Additionally, the part of Rome where most of the movie is set – the Eur suburb – is also like something out of a failed graphic novel. From the mushroom shaped edifice in the distance to the sterile block buildings that resemble unfinished ideas, this is a metropolis as otherworldly wasteland, at times beautiful as well as devoid of vitality. It's an architect's frantic fever dream, a cityscape shaped out of lines and lunacy. It is here where Vittoria lives, remote and rigid. Only when she happens into the city proper does she hint at the fading fire inside her.
And still, it's difficult to say why L'eclisse is not more transcendent. Indeed, Antonioni has all the pieces in place for a masterwork of meaning and inspiration. He has a gorgeous cast – each actor looking like a perfect monochrome pinup of their celebrated shattered self – a cinematic eye overloading the celluloid canvas with one masterful shot after another, and a backdrop as breathtaking and bizarre as anyone could want. And occasionally, the director does make it all work flawlessly. When Delon's car is stolen by a drunken driver, and the vehicle along with its passenger are found submerged in a local canal, Antonio gives us a genius sequence of startling shifting intentions. Delon is both annoyed and amused that this is the ultimate fate of his beloved sports car. But the reasons for its theft and wrecking are more or less satisfactory (he was visiting Vittoria at the time).
For Vittoria, there is revulsion and resolve. You can read the inevitability across her face, a "there but for the grace of God" kind of acceptance that starts us on the path to praying for her soul. But when she's removed from the scene, and lost with Piero in the vast open spaces of her Roman wonderland, she's transformed. Happily playing in a sprinkler, or pouting for affection and attention, the entire dichotomy that the director wants for the film is present and quite commanding.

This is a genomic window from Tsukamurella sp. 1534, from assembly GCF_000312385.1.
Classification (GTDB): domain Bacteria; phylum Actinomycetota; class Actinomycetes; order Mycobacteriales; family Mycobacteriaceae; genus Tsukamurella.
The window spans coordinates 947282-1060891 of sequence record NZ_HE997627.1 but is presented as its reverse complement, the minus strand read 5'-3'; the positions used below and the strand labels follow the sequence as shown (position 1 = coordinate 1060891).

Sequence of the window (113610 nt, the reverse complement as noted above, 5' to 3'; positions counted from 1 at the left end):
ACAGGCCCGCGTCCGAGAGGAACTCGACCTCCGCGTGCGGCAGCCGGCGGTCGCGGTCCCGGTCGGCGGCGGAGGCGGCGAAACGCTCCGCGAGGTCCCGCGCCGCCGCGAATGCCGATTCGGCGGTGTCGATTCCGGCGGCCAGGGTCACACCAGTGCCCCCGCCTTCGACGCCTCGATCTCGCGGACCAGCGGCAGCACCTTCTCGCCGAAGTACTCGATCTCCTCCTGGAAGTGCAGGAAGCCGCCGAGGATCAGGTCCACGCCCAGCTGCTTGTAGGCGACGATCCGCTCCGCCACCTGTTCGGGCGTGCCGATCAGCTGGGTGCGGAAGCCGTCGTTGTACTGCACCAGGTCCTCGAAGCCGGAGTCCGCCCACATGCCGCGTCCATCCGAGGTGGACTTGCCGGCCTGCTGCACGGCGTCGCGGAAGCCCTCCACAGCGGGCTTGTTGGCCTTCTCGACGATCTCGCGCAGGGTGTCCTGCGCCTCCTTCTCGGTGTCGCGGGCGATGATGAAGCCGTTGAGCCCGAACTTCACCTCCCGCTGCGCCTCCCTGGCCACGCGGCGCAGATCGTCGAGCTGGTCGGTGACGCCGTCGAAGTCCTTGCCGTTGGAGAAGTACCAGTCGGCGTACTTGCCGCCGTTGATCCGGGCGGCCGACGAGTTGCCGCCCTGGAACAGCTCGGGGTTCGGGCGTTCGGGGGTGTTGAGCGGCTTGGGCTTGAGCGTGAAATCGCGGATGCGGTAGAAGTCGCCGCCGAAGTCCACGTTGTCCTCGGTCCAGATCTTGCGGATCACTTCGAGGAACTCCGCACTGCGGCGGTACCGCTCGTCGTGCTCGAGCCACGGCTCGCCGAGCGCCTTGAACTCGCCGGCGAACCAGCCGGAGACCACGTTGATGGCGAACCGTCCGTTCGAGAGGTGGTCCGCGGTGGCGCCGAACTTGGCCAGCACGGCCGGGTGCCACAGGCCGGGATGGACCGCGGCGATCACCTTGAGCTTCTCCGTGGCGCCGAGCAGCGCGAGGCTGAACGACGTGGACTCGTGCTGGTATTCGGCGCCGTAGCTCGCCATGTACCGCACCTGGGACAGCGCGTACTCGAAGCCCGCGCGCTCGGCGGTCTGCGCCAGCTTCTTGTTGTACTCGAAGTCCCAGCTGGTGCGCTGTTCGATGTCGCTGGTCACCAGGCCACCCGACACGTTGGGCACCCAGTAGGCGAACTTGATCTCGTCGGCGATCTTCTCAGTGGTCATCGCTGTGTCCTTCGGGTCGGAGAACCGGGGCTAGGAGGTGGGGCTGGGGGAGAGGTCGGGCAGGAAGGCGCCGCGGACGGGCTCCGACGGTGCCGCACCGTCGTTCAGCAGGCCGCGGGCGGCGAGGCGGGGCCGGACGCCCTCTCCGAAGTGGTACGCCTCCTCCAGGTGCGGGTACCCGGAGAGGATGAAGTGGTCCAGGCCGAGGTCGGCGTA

But there are other times when L'eclisse loses its way. Antonioni tries for the same sense of duality in the aforementioned tribal dance sequence. He sets up the situation – a lonely neighbor phones Vittoria and Anita, asking if they will spend some time with her while her husband is away. They agree, and the hostess tells some exaggerated stories about living in Africa with the wild animals and everpresent nature. As they explore, the girls pilfer a few robes and some jewelry, put on the pancake and do their deranged, ditzy step routine. At first, everything is silly and sublime. Vitti looks amazing in her bronzed blond persona, expressing a long stifled sexuality that we never see at any other point in the film.
The minute the native gets restless however, when the hostess starts to shout down the act as being far to reminiscent of the horrible "monkeys" back in Kenya, the harsh vibe of bigotry slams the door shut on any further desire to associate with the scene. Perhaps it's because, in our post-millennial PC haze, we want to avoid the disgusting power in overt prejudice. Maybe it's because it comes out of left field, from someone who should have a different ideal as a result of her experience and background. Whatever the case, it doesn't strengthen our support of the narrative. It shows that Antonioni is willing to complicate matters without a real logical reason behind such bold bamboozling.
A great deal of this movie is indeed about mixed messages, both personal and visual. From the old men and women who play the market like those nursing home residents on junkets to Mississippi riverboat casinos, to the lovelorn fiancé who gives up his pursuit of his ex-paramour like he's just finished a cigarette, L'eclisse is about as two-faced as a film can get. No one is upfront or direct, mainly because they aren't given dialogue or lines that explain their positions or their philosophies. Antonioni is more interested in tone and composition, reveling in his experimental realism to only occasionally come up for a clearing, cleansing breath of air. It seems strange to criticize a filmmaker for wanting to break conventions, to reinvent the language of movie making as he tries to tell a tale of love and lovers lost. But where Antonioni, and Godard for that matter, make their mistake is in believing that everything they do to screw up the storyline or the approach to character or narrative actually has a purpose. It was indeed mindbending and brave 35 years ago. But viewed within the confines of decades of such dissection and reassembly, the foundation no longer looks so formidable.